Out and About with Temptrol in the Real World

Temptrol is the first lightweight flexible reflective fabric that brought metallizing into new areas and uses. It won the AMICAL Technical Award in the Industrial Category for 2005. Temptrol is breathable and can be gently washed up to 10 times and, is very easy to handle.

I made curtain panels out of Temptrol using small tension curtain rods to set into the windows during the summer and remove for the winter. This fabric is very easy to sew by hand as well as by sewing machine. It is easy to cut and does not leave residue everywhere.

On my black out curtains, due to the rods already in the wall, I stitched Temptrol to the window-facing side of the drapes, the size of the window so that not all the curtain had the reflective fabric.

This application helps keep the heat in during the winter because the reflective side is facing the bedroom. During the summer there are the removable Temptrol panels against the glass, behind the Venetian blinds with the reflective part facing out. The master bedroom which, of course, is the furthest from the HVAC meaning it gets the least heat and AC, with the Temptrol applications (the window panel and the back side of the black-out curtains) made the room truly livable in the summer afternoon.

I am relatively new to this reflective industry and did not know much about the uses of this product. I can say however from my own use, the south facing windows get so much sun and heat in the summer that the wall studs and walls surrounding the windows were always hot in the afternoon transmitting that heat into the home. The area near those windows was a furnace. Once the panels were put up, the walls were cool to the touch from the inside all day long and even at sundown when the heat is being released from building materials. All that radiant heat was not being transferred into the building materials but reflected out. The comfort level in that bay window area of the home changed drastically.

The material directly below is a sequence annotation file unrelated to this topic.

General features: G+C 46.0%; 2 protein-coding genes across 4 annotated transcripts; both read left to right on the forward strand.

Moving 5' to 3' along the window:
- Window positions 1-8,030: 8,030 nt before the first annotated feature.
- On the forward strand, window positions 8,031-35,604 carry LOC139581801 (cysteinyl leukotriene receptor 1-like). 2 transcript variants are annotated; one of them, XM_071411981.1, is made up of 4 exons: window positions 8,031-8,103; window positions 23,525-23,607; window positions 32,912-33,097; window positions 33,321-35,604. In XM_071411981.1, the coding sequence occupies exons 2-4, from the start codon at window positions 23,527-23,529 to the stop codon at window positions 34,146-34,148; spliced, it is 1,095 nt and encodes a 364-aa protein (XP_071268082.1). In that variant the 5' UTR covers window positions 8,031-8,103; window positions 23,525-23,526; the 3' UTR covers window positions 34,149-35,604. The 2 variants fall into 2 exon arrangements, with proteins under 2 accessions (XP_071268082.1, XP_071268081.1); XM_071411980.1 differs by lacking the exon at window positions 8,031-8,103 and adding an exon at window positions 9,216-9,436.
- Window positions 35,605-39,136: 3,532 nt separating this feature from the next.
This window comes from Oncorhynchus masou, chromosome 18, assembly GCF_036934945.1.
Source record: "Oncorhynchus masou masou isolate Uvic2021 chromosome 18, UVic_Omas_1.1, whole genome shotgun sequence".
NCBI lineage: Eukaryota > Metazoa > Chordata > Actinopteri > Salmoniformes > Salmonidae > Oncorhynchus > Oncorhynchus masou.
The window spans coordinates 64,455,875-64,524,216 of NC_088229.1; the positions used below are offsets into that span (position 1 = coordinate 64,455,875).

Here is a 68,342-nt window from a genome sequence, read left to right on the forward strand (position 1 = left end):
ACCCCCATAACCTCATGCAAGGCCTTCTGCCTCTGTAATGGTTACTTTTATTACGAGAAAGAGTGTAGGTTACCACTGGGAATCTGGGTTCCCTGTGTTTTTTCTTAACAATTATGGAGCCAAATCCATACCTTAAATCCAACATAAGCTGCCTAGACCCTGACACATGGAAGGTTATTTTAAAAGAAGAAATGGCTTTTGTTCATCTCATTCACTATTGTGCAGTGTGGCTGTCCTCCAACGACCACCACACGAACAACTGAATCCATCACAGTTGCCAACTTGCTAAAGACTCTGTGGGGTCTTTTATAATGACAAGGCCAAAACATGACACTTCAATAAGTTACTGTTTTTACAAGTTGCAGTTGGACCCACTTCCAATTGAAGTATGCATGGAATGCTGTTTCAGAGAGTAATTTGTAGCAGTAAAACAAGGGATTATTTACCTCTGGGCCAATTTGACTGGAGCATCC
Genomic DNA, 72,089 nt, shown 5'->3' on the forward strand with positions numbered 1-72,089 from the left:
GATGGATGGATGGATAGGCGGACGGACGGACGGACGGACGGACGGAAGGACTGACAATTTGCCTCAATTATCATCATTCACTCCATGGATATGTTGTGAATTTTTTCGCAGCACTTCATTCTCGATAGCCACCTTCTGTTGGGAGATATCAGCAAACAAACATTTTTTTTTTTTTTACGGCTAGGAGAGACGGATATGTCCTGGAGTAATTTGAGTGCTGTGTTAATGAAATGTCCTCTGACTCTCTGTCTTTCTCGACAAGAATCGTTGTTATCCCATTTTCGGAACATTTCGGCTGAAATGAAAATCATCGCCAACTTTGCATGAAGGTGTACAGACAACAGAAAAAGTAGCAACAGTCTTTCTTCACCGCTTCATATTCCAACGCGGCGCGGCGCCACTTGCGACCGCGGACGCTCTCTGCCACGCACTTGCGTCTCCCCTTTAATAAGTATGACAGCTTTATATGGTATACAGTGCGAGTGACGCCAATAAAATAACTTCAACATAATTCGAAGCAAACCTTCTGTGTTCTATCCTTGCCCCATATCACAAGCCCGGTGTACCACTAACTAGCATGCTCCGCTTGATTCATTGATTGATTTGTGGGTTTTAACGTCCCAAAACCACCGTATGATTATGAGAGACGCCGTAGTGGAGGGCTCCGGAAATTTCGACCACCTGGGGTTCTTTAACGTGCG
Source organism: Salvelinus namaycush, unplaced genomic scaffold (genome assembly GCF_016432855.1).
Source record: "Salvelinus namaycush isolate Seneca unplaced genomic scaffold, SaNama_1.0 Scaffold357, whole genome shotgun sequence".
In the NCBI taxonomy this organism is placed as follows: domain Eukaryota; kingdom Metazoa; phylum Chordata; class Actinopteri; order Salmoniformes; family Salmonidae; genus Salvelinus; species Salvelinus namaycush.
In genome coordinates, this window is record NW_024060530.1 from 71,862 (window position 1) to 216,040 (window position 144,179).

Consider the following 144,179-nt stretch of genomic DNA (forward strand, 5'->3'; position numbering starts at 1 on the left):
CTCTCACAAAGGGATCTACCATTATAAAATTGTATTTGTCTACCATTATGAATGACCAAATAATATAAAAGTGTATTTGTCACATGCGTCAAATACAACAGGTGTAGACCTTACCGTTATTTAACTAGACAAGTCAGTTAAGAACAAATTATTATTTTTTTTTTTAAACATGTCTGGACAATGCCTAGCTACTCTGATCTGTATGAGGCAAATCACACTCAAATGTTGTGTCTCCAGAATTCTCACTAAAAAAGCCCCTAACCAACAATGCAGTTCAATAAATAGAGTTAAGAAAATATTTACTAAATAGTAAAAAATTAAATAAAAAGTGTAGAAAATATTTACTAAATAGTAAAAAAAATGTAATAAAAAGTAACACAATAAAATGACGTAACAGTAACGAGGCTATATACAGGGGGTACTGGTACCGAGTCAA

In this photo the center and right window have the panel while the left window does not. You can see how it adds more darkness to the blinds yet light still comes out from the sides.

Using just a panel of the fabric for an inset in the window works extremely well and uses less fabric. I have seen curtains made for tall windows like drapes, and in my opinion, it seems to be a lot of wasted fabric and added expense.

Using just a panel still allows light to filter around the edges so the room is not dark, nothing worse than a completely dark house in the summer, like living in a cave. One last thought, with the reflective panel right against the glass, the radiant heat is stopped in its tracks versus, setting up drapes closer into the room leaving the decorative drapes closest to the glass. That heat is still penetrating the building materials (walls) from the super-heated glass and part of the room until it reaches the fabric. Better to stop the heat before it has a chance to heat the walls, right?

The material is a great DIY product and can solve numerous issues in a home, a tent, a trailer, RV and so much more. For the clothing applications of Temptrol, the fabric is microperforated maximizing breathability making it great for clothing and, it is meant to keep the body warm by putting the reflective side against the body, reflecting the body’s heat back to itself.

Temptrol is great for sleeping bags, blankets, tents, tarps, awnings, canopies, solar screens, grocery totes, boot liners, parkas, pants, comforters, caps, jackets, machinery covers, RV wheel covers, golf green covers, and nursery covers. The fabric is puncture and tear resistant, with 95% reflectivity, does not promote bacterial or fungi growth, provides infrared shielding and electromagnetic and radio frequency interference shielding. Best of all, it is non-toxic.

One of the great outdoor uses is for tents. If you have been camping, you know how hot a tent can be in the mornings particularly, the East side. Temptrol reduces the heat inside the tent by blocking the radiant heat from entering. Applying it to a rain flap can work however is not as efficient as inside the tent. The best application is to use an endoskeleton, lightweight to transport, when camping and put it up inside the tent then drape it with Temptrol. All you need to do is fix the ends of the fabric to wood dowls or anything round that will give it a little weight on each end so once draped over the endoskeleton, the dowls will keep it in place.